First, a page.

• http://www.templeofthai.com Temple of Thai

      This requires an in depth answer, so we are going to have to do a blog post to answer it adequately. We will post that link here when we get to it, but for a short quick answer, here are a few things that come to mind – Vietnamese food is influenced by French cuisine, because of its history – resulting in fusion dishes like sausage slices on French bread and often served with delicious drip coffee (hot or iced). Vietnamese curries are made with curry powder, while the large majority of Thai curries use pastes made of fresh herbs and spices. A good place to read more about Vietnamese food is the Wikipedia entry and also the excellent website of cookbook author, Andrea -Nguyen, http://www.vietworldkitchen.com

  • http://www.facebook.com/chefmcdang Chef McDang

    Thank you for all the kind words about my book. I just wrote in my blog to give some guidelines in what Thai food is all about. Just in case anyone doesn’t understand it from my book.. lol. I noticed that you did not use Thai garlic; Guess you can’t find it there at your current location in South East Asia. You’ll have to make do with regular western garlic because we can not export them. Also if you ever find it hard to find cilantro roots, like back in the states, heres a trick I just thought of:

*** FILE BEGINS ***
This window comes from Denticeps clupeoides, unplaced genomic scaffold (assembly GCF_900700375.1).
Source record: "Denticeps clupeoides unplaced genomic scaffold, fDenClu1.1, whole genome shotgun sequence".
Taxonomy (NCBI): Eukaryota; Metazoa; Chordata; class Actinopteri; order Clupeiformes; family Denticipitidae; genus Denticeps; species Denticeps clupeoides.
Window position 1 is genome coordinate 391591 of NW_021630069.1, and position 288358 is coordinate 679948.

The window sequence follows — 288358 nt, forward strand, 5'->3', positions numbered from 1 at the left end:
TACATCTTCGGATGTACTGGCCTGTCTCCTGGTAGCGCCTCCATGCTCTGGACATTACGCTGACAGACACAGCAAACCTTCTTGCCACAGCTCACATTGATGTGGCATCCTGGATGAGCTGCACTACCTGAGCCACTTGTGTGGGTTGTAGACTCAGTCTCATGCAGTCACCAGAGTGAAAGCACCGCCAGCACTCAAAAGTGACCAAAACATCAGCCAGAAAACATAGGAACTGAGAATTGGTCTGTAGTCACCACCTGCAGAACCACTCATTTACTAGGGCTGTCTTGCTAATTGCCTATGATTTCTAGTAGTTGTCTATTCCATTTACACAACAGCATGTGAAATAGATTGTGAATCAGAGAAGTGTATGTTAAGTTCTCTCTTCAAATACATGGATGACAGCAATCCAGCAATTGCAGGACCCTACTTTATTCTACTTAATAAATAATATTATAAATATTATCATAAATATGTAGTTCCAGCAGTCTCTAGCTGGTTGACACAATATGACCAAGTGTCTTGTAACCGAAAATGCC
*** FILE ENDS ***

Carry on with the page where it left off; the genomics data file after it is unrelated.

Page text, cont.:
Toast about 10 Coriander seeds, don’t burn them. Then go to the grocery store and buy a bunch of cilantro. Using only the stem, cut up half a cup of cilantro stem, put it in a pestle and mortar, add the toasted coriander seeds, and pound it into a paste. This can be used as a substitute for cilantro roots.

    Enjoy :)

    Chef McDang

    • Kaitlyn

      Oops, I have a big bowl full of both kinds of garlic on my kitchen table … I must have grabbed the wrong one! The fish was still delicious, though – I ate the whole thing myself after taking these pictures.

      That’s a great tip for cilantro root substitutions, fresh cilantro roots aren’t easy to find where I’m from in the US.

      Thanks for checking out our blog!

      Kaitlyn

      • http://www.templeofthai.com Temple of Thai

        That’s right, Thai garlic is more mild, and most of the year it’s a challenge to find fresh cilantro roots in American supermarkets. There’s more information about Thai ingredients on our website: http://www.templeofthai.com/cooking/ingredients.php.